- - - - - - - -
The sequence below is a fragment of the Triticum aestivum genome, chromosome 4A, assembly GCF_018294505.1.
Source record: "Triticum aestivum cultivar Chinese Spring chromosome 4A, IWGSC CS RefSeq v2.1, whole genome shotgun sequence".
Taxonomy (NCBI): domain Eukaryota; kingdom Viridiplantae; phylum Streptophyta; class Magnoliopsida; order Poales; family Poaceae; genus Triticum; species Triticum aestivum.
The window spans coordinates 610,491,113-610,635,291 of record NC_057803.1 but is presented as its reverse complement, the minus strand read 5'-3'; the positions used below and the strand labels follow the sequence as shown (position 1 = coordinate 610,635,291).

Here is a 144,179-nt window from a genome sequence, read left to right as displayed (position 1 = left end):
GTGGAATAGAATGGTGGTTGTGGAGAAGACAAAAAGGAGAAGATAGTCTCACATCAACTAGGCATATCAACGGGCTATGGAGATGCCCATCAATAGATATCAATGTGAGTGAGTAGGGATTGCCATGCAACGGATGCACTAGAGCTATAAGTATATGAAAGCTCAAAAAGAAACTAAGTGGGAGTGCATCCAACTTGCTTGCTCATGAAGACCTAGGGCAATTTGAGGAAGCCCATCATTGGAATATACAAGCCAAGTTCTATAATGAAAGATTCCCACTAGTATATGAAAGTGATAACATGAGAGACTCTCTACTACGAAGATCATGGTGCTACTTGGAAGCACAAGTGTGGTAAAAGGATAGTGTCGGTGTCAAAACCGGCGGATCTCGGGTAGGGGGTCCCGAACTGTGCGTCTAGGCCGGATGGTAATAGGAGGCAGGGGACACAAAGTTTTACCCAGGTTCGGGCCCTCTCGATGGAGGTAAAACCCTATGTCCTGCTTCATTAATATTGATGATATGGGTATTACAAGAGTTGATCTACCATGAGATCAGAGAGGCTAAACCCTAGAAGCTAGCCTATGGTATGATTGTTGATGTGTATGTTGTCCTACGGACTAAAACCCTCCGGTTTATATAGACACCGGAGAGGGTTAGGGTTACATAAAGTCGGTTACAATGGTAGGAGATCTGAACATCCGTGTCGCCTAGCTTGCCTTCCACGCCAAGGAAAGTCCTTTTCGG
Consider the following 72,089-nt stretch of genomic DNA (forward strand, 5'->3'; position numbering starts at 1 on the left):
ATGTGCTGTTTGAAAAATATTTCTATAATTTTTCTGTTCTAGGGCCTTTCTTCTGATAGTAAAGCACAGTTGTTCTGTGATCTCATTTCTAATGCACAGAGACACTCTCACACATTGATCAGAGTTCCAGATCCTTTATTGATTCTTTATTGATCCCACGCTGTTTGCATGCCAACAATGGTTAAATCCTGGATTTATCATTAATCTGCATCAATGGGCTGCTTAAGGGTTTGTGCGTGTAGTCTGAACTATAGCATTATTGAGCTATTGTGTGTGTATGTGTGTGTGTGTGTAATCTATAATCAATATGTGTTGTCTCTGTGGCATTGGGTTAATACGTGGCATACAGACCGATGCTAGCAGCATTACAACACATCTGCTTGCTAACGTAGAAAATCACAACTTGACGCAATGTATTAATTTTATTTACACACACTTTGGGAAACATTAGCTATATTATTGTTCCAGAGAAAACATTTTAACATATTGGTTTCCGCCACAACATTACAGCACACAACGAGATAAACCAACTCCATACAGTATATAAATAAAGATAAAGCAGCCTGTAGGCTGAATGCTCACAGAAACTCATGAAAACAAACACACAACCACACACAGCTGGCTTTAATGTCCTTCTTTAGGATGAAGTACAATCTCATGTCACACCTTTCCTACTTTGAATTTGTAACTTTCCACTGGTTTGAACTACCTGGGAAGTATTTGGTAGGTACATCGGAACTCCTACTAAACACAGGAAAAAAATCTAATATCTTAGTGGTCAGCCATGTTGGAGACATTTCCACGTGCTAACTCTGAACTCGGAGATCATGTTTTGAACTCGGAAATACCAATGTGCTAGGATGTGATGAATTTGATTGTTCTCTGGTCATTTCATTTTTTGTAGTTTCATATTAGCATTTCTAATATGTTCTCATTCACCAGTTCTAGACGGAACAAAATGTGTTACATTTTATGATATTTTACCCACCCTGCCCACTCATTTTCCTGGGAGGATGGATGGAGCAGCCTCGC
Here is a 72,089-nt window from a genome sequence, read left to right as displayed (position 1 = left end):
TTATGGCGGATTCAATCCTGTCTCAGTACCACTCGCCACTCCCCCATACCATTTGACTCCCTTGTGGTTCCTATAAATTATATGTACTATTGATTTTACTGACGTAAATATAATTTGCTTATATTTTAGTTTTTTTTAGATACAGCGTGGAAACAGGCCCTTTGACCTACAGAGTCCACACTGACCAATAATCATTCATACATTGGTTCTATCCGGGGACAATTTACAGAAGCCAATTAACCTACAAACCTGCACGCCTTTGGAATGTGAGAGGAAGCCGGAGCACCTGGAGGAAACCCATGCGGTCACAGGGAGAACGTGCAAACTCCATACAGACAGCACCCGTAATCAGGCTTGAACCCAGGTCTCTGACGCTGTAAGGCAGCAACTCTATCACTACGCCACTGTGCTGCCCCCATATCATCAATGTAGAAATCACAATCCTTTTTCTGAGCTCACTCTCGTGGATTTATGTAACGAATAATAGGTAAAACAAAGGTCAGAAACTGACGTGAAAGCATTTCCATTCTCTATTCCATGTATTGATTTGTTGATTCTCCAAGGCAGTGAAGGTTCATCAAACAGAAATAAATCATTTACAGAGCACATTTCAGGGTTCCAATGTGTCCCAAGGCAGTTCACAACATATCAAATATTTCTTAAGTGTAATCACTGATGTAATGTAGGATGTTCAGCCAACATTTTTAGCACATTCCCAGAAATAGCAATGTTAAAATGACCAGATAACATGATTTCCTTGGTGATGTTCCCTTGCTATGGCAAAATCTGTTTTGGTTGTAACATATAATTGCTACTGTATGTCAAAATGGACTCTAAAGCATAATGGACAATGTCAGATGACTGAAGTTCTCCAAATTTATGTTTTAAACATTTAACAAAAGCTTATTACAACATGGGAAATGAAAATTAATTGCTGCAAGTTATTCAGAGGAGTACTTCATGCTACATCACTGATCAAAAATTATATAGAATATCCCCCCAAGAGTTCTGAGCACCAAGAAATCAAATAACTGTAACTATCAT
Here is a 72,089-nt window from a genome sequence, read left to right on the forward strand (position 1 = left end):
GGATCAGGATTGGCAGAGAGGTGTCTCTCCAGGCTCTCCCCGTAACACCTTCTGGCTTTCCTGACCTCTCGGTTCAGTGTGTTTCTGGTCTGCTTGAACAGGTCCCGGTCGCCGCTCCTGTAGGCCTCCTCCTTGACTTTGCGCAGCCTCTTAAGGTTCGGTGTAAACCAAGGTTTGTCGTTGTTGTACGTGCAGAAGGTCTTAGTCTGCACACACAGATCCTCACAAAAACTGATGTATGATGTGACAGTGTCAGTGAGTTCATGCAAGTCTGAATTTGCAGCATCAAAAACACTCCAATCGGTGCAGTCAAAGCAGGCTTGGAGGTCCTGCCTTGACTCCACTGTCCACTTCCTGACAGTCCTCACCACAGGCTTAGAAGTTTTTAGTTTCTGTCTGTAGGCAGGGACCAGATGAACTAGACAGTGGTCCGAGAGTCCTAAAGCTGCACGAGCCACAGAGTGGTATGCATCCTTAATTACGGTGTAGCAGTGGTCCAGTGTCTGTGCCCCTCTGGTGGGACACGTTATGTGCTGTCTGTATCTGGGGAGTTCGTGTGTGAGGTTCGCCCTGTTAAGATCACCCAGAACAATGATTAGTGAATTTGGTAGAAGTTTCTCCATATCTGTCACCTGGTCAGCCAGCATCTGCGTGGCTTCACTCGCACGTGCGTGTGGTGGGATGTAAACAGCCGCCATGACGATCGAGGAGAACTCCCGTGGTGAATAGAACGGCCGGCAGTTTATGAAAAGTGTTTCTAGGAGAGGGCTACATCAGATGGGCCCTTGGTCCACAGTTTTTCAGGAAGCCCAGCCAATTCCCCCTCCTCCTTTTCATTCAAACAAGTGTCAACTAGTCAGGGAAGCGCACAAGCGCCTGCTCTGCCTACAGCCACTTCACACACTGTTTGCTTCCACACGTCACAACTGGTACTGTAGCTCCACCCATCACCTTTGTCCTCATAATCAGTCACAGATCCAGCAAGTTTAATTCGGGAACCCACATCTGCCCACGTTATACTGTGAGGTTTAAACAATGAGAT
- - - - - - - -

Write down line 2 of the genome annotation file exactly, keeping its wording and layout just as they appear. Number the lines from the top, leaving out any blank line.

Source record: "Triticum aestivum cultivar Chinese Spring chromosome 4A, IWGSC CS RefSeq v2.1, whole genome shotgun sequence".